Kristine Jepson

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Kristine Kay Jepson (20 July 1962 - 21 April 2017) was an American mezzo-soprano.

Jepson was one of four children born to Mangus Jepson and Dorothy Jepson, and the only daughter among the siblings. She grew up in Onowa, Iowa, and graduated from West Monona High School. She took her university degree in music at Morningside College, where her teachers included Harlan Buss.[1] Jepson later studied music at Indiana University, with a focus on opera, and earned a Master of Arts degree.

Jepson made her role debut at New York City Opera in September 1998.[2] At the Metropolitan Opera, she sang the role of Ascanio in the company's première production of Berlioz's Benvenuto Cellini.[3] She sang in the first performance of Franz Liszt's oratorio St. Stanislaus in May 2003, with the Cincinnati May Festival.[4]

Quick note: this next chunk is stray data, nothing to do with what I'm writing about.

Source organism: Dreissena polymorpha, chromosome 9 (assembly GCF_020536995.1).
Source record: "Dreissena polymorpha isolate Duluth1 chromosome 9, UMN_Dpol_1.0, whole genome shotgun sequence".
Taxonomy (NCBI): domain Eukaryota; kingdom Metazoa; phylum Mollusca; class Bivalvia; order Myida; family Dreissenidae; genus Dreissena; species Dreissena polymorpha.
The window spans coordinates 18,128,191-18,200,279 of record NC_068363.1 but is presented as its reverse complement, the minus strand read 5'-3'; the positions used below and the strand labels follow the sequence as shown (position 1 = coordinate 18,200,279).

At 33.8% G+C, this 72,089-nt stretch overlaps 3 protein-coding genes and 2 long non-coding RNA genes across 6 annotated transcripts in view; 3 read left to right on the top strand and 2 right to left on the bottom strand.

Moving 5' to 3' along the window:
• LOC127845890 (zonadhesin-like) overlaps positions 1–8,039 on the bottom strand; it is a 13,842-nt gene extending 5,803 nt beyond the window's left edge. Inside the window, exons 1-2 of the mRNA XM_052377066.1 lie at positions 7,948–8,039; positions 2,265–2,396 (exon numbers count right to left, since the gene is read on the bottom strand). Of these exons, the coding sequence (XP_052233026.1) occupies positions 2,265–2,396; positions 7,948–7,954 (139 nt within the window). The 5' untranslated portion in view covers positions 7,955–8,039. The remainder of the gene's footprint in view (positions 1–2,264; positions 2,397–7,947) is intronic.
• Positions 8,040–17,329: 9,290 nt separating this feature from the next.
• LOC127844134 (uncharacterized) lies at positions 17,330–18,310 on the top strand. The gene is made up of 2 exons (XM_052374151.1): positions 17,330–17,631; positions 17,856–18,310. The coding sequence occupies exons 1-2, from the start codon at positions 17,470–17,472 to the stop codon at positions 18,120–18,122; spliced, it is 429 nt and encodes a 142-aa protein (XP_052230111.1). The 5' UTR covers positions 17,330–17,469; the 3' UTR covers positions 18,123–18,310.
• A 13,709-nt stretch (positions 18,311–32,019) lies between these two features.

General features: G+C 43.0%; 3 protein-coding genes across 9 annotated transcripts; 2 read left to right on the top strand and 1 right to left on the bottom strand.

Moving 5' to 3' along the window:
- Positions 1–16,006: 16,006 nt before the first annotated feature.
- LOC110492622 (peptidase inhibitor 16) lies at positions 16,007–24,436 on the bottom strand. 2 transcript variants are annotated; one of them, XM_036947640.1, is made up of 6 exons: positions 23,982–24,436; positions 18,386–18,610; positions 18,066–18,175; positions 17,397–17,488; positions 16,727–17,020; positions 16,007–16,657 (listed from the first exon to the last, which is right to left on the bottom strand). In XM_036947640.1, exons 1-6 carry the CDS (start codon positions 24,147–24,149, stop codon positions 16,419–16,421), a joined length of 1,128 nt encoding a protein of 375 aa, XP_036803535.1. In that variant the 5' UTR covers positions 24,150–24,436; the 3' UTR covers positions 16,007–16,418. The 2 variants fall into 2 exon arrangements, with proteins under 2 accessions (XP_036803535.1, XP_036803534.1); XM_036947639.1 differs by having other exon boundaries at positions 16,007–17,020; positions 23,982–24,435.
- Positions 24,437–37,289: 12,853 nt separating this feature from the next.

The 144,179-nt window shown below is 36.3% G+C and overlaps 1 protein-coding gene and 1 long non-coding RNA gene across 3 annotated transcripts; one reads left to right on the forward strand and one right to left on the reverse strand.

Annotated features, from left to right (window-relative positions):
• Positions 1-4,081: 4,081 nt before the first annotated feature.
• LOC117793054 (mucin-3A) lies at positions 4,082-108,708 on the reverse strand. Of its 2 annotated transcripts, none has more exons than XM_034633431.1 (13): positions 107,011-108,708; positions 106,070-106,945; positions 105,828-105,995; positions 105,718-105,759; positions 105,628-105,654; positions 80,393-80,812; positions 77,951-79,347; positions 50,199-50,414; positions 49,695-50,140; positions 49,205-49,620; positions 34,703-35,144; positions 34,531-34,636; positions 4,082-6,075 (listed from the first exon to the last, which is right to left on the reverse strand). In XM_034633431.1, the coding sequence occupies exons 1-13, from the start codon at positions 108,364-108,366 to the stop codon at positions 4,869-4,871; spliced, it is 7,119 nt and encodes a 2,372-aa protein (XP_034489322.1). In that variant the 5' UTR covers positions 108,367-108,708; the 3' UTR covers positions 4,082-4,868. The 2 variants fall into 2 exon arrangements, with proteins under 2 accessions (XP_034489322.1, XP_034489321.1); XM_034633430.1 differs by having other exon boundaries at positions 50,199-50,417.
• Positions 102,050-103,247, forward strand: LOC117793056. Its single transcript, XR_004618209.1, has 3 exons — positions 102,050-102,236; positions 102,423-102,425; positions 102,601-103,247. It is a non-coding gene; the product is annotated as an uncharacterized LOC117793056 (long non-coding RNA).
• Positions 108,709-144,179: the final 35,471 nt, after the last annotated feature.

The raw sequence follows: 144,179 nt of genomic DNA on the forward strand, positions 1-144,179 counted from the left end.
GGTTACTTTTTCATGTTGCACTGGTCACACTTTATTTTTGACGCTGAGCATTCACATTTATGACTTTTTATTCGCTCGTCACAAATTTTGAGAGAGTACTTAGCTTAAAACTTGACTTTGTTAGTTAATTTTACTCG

Jepson premièred the role of Kitty Oppenheimer in the first performances of John Adams's Doctor Atomic at the San Francisco Opera in October 2005.[5] Her other work in contemporary opera included performances in Jake Heggie's Dead Man Walking, as Sister Helen Prejean, at San Francisco Opera and at the Theater an der Wien.

Jepson died of cancer on 21 April 2017, age 54.

Album appearances[edit]

  • John Williams Trumpet Concerto Featuring Arturo Sandoval - A Long Way; Ronald Feldman, conductor (Denouement Records)
  • Liszt: St. Stanislaus conducted by James Conlon
  • A Night at the Opera conducted by Charles Rosekrans
  • Bel Canto, with Renee Fleming; Patrick Summers, conductor (Decca)
  • Berlioz: Benvenuto Cellini (live performance; James Levine, conductor)


  1. ^ Terry Turner (2003-10-16). "Opera star returns to Onawa where it all started". Sioux City Journal. Retrieved 2017-04-25. 
  2. ^ Bernard Holland (1998-09-26). "City Opera Review: New Voices Take On Evergreen Rossini". New York Times. Retrieved 2017-04-25. 
  3. ^ Peter G Davis (2003-12-22). "Opera Buffa". New York Magazine. Retrieved 2017-04-25. 
  4. ^ Bernard Holland (2003-05-27). "Music Review: A Liszt World Premiere Is Presented in Cincinnati". New York Times. Retrieved 2017-04-25. 
  5. ^ Tim Page (2005-10-05). "Doctor Atomic: Unleashing Powerful Forces". Washington Post. Retrieved 2017-04-25. 

External links[edit]